The resolution passed 644-78 Wednesday following a six-month investigation into the U.S. National Security Agency's activities, the (London) Inquirer reported. The investigation came in the wake of revelations in documents leaked by former NSA contractor Edward Snowden.
"The Snowden revelations gave us a chance to react. I hope we will turn those reactions into something positive and lasting into the next mandate of this Parliament, a data protection bill of rights that we can all be proud of," said Claude Moraes, who represents a London district in the European Parliament and serves as rapporteur for the civil liberties investigation.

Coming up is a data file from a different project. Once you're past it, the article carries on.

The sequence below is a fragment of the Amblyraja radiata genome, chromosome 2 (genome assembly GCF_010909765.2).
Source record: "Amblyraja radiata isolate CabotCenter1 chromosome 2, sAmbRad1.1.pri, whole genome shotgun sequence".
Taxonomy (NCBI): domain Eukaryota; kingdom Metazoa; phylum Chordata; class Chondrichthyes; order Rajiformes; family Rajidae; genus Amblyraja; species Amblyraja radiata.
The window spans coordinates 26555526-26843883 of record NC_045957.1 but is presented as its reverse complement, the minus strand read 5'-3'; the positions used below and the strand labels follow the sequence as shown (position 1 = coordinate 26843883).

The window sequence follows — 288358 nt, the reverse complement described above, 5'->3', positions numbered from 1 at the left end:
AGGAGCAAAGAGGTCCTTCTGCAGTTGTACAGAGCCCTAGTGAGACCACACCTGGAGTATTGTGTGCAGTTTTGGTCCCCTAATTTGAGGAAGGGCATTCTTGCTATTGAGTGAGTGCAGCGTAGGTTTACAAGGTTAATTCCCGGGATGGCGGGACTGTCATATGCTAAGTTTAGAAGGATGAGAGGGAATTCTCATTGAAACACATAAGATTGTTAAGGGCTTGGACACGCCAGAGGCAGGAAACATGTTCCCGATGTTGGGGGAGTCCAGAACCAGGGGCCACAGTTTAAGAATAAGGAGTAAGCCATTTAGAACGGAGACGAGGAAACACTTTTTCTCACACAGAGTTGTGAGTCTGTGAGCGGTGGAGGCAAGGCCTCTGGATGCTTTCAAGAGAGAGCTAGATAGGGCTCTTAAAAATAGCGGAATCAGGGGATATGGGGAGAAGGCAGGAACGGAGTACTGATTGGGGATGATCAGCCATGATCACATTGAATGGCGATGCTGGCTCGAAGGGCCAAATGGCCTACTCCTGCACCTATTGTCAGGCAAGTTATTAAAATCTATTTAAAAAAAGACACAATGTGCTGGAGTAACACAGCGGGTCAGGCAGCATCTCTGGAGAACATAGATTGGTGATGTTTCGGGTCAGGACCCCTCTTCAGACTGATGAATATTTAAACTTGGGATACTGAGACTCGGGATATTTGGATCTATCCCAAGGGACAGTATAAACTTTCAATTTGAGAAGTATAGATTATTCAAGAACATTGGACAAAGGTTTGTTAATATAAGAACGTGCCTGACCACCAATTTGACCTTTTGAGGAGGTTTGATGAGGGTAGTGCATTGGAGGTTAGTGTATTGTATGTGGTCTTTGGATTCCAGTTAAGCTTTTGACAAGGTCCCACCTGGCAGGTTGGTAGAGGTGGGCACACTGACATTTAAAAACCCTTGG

The resolution is a warning to the United States that the agreement could be scrapped. Members of Parliament called on the United States to upgrade its standards on data protection.
Officials have also called for common standards in the EU, the EUobserver reported. Critics say U.S. companies like Facebook use countries like Ireland that have weak standards as their European headquarters.